Plasmodium – A Genus
Plasmodium is a genus of protozoans which fall under the subclass Coccidia. Plasmodium usually infects the red blood cells in humans and other mammals. This genus is also known to affect birds, causing Avian Malaria. In humans, plasmodium causes malaria, however, it requires a vector. The female anopheles mosquito fulfills the purpose of a vector, transmitting the organism to the host through its bite.
In humans, five species of plasmodium are known to cause malaria. They are as follows:
- Plasmodium vivax
- Plasmodium ovale
- Plasmodium falciparum
- Plasmodium malariae
- Plasmodium knowlesi
The most common species to cause malaria is P. vivax. However, P. falciparum is known to cause the most severe of symptoms.
Plasmodium Life Cycle
Members of this genus exhibit three distinct stages in its lifecycle:
Further Reading: Plasmodium Life Cycle: Introduction, Life Cycle, FAQs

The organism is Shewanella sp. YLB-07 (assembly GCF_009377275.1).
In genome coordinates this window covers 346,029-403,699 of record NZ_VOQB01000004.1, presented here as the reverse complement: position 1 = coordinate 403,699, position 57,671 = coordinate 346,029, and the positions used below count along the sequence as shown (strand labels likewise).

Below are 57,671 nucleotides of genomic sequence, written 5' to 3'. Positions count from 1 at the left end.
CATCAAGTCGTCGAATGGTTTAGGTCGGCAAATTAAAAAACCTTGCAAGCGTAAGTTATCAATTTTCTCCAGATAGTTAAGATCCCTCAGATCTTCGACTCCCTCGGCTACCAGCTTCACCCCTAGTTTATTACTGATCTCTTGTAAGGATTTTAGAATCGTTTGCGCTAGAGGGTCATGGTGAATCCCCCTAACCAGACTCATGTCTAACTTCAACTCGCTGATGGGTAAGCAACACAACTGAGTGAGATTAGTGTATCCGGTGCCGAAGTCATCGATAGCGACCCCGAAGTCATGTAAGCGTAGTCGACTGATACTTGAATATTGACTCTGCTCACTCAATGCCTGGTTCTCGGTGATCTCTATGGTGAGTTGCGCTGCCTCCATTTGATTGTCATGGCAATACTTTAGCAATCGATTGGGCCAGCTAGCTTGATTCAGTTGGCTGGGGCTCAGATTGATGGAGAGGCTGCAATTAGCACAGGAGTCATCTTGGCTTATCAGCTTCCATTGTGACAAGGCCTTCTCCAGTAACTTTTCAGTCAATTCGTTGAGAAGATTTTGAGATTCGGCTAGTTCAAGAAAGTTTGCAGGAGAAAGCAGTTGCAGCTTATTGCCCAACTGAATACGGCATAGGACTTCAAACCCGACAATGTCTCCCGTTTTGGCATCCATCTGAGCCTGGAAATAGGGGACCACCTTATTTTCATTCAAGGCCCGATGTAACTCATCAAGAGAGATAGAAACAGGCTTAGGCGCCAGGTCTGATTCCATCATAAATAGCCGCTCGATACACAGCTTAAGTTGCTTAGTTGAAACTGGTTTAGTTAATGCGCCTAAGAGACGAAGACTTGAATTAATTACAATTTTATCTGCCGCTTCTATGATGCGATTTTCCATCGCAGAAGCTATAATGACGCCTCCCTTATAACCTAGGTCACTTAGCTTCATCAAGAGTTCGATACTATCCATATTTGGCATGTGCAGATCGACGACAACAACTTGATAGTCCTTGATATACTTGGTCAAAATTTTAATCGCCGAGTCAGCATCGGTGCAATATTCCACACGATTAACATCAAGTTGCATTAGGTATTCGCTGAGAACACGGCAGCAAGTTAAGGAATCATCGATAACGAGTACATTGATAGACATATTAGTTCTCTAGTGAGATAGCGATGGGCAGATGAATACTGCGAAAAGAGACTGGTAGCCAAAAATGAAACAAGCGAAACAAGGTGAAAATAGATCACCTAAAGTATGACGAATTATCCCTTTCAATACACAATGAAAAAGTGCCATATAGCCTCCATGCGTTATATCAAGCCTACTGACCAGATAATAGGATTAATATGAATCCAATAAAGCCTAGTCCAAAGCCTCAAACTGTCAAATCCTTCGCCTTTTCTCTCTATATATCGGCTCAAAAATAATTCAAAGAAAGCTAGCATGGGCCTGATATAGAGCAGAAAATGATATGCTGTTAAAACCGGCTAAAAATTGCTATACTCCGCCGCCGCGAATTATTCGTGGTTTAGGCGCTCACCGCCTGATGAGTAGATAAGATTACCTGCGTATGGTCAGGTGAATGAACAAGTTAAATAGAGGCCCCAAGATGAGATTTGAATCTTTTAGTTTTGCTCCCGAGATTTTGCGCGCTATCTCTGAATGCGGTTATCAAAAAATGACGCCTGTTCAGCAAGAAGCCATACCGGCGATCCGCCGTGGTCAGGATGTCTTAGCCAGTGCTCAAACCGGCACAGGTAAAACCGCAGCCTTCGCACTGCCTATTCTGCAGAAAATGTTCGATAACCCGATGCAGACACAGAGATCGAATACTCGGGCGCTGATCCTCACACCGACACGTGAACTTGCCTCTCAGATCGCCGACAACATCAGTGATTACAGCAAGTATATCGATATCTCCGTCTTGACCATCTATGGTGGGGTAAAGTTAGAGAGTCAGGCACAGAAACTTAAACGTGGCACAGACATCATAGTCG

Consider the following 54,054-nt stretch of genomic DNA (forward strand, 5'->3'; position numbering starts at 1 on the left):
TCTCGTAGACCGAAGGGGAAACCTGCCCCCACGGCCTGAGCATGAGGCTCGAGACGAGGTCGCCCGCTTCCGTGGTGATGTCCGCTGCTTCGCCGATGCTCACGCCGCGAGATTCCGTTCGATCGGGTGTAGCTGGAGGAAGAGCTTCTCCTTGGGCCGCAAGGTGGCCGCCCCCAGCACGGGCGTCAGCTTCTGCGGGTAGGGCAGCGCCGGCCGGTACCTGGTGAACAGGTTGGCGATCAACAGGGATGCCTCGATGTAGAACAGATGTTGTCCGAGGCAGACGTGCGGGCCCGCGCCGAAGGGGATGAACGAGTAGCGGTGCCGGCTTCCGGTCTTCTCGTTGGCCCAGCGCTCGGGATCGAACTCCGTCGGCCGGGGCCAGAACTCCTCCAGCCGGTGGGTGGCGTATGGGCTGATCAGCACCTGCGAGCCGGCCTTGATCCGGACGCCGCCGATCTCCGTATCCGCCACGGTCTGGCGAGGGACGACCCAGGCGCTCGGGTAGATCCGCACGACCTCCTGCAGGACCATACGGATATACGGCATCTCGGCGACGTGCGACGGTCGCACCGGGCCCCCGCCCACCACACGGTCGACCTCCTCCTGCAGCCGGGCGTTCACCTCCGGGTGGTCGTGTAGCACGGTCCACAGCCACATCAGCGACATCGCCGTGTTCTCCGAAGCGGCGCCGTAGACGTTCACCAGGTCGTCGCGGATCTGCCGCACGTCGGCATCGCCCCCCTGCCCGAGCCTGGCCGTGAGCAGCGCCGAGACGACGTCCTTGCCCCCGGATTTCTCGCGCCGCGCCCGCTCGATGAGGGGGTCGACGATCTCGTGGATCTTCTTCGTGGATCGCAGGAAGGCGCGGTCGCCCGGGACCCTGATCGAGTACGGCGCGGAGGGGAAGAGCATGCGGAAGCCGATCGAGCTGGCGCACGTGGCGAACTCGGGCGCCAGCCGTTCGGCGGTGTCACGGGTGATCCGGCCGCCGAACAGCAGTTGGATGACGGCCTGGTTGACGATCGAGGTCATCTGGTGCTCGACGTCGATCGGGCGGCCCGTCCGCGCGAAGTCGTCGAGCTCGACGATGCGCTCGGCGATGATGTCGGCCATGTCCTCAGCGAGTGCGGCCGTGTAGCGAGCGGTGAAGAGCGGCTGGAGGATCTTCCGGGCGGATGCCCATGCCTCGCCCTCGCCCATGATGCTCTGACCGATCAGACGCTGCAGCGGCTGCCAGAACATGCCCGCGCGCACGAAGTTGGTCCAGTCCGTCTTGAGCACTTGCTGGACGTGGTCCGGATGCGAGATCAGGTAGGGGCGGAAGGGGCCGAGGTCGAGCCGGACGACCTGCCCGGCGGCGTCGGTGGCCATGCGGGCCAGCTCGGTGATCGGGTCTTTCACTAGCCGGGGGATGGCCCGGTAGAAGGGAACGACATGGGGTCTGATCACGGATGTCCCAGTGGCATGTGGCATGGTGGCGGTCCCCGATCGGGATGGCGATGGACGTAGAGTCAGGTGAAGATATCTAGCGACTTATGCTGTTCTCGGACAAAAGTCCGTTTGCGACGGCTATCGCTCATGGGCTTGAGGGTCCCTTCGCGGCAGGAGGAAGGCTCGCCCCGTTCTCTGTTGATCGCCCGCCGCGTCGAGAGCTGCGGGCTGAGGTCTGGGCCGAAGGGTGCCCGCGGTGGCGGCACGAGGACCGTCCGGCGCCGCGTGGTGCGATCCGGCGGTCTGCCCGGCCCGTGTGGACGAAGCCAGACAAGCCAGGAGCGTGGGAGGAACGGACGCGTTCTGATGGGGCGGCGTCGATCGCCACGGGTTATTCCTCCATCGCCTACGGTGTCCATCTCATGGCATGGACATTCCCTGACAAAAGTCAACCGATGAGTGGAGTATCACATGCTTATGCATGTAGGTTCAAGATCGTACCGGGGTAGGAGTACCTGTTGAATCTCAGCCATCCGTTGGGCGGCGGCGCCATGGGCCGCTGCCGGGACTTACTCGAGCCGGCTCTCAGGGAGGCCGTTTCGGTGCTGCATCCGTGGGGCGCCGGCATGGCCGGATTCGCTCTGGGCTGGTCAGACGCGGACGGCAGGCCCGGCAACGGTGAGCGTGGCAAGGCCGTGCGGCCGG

How Plasmodium Affects the Body
As stated previously, plasmodium needs a vector to infect its hosts (humans). The Anopheles female mosquito is the vector, with the protozoan entering the host through the proboscis of the mosquito. Once inside the host, the parasite seeks out red blood cells to invade and multiply.
This changes the characteristic of the RBCs, rendering it stiff and inelastic. What this means is, the infected RBCs cannot fit through capillaries – the smallest blood vessel. As a result, circulation can clog up in major organs, such as the brain and kidneys. If left untreated, the condition can lead to organ failure and eventually death. In malaria caused by Plasmodium falciparum, the damage is even more extensive, with the blood cells becoming extremely fragile with a shorter lifespan.
Further Reading: Malaria – Causes, Symptoms, and Prevention